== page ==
3f2d57b701faea69dd204e9c0d476a8e“He tell’s it like it is,” or “he’s someone who’s finally saying what we’ve all been thinking,” are common reasons followers give for loving Donald Trump.  It’s true too, he’s telling you what you think the world is like – he’s confirming your biases. He’s telling you it’s just fine to be the sort of white evangelical Christian he is too – it’s fine to wave the Bible around like a prop, it’s fine to share that meme on Facebook with Jesus on it about not denying him in front of the world or he’ll deny you so you’ll feel comfortable about your salvation for the week, it’s fine to pretend like you are being persecuted because your kid’s teacher can’t lead him in prayer every day, and it’s even fine to build a big wall to keep undesirables out – because Jesus never said anything about sheltering those with heavy burdens.

If Donald Trump’s Christianity is a reflection of you and your Christianity I’m perfectly fine with that. The writing has been on the wall for a long time regarding the fortitude of America’s church, and you – dear Christian in your red “Make America Great Again” hat – are the reason.

You can be just like Trump if you want to.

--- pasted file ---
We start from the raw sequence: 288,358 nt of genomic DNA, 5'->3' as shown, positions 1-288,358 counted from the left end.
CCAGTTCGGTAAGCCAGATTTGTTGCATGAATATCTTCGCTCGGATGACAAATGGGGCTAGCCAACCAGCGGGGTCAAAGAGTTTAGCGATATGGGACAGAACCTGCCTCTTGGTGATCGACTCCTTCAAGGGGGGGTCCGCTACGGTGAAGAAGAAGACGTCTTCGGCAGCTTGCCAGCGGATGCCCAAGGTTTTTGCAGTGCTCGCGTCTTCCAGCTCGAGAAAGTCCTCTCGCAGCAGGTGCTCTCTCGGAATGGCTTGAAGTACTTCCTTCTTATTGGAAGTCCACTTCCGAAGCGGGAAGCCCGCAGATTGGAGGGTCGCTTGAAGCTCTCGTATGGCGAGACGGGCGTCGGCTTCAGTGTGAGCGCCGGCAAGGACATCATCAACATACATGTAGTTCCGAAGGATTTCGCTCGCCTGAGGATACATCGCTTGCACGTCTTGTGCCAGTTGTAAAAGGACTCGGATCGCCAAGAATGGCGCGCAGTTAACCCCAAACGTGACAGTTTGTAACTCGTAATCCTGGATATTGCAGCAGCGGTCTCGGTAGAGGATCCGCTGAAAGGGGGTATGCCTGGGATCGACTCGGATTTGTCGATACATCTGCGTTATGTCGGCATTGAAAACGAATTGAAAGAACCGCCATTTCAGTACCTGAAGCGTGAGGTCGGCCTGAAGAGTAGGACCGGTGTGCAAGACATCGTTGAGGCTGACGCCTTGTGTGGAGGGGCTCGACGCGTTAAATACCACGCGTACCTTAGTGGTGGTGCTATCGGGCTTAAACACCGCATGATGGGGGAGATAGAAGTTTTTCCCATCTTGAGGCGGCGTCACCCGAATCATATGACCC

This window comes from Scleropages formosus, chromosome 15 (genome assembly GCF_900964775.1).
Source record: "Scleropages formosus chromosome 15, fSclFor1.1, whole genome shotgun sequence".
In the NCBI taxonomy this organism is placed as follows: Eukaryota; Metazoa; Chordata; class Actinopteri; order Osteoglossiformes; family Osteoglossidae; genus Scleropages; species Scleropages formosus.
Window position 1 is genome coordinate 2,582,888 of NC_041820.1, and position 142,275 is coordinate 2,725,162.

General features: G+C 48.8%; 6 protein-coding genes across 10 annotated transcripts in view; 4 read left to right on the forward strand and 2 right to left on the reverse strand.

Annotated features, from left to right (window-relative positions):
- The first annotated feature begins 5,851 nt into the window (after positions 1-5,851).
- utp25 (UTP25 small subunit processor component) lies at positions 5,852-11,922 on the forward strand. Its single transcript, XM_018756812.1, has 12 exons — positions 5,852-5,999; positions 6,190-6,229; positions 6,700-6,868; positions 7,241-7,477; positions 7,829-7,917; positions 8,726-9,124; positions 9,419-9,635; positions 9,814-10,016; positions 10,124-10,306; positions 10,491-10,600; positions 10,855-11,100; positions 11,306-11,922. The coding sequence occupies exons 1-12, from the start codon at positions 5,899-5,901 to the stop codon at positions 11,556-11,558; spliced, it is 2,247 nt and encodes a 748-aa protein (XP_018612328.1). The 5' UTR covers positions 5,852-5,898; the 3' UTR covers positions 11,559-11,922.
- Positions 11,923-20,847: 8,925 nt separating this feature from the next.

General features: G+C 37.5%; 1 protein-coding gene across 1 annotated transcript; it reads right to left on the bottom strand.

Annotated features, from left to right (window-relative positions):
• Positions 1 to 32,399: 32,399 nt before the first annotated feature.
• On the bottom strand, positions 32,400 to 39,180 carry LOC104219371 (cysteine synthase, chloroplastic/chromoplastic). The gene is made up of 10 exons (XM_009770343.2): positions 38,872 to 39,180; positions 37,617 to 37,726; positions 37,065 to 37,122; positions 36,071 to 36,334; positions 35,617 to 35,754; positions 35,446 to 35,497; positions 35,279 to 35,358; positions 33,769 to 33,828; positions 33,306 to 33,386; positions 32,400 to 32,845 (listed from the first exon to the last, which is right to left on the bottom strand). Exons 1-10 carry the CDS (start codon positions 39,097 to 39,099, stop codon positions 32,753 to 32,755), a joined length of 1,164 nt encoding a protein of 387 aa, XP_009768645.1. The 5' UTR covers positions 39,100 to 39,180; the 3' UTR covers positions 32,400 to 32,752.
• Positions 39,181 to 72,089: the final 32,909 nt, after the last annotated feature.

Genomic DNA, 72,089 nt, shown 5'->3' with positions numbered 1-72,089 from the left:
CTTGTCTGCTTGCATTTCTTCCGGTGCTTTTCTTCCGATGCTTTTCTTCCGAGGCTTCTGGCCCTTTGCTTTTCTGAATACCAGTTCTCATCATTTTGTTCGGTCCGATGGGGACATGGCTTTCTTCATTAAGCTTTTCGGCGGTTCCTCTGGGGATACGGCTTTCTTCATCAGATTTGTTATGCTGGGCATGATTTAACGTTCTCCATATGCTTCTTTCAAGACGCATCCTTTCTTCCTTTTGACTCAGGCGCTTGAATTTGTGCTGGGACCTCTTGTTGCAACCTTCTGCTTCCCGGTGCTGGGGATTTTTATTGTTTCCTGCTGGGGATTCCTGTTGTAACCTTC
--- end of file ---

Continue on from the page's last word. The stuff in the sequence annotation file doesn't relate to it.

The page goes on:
Christian. By name only.

Introducing Southern Discomfort

The past couple of months I’ve been working with my friend Jordy on a new Podcast project called Southern Discomfort and after quite a lot of work we have our first episode up.  This, of course, is a growing process – but I’m pretty damn proud of it and I think that if you like what I do here you’ll appreciate the podcast.  You can subscribe via RSS here.

 

So, check it out please!

 

Welcome to Episode 1 of the Southern Discomfort Show – in this show we introduce the show, ourselves and our religious and political backgrounds, plus we prove how nerdy we are. In addition to all that we get into a long talk about same sex relationships, how your grandpappy’s idea of “race mixing” was probably wrong and why Christians aren’t actually being persecuted here in the USA.

PLUS  we talk about Black Lives Matter and whether or not that means that police are all terrible people.

 

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Direct Download

Honkie flag

Dear Honkie,

A letter to crackers, from a cracker.

That’s right. I started this post with a pejorative word for white people in hopes that it would get your attention and that it might mean that you’d read it. Unfortunately, my recent experience with my fellow Caucasians has been that — once threatened or humiliated in the slightest by the chance of an inconvenience or disruption of the status quo all willingness to pursue an intelligent discourse is immediately shut down, so please — don’t shut down. Keep reading, listen and receive the words one of your own has to say about this race thing.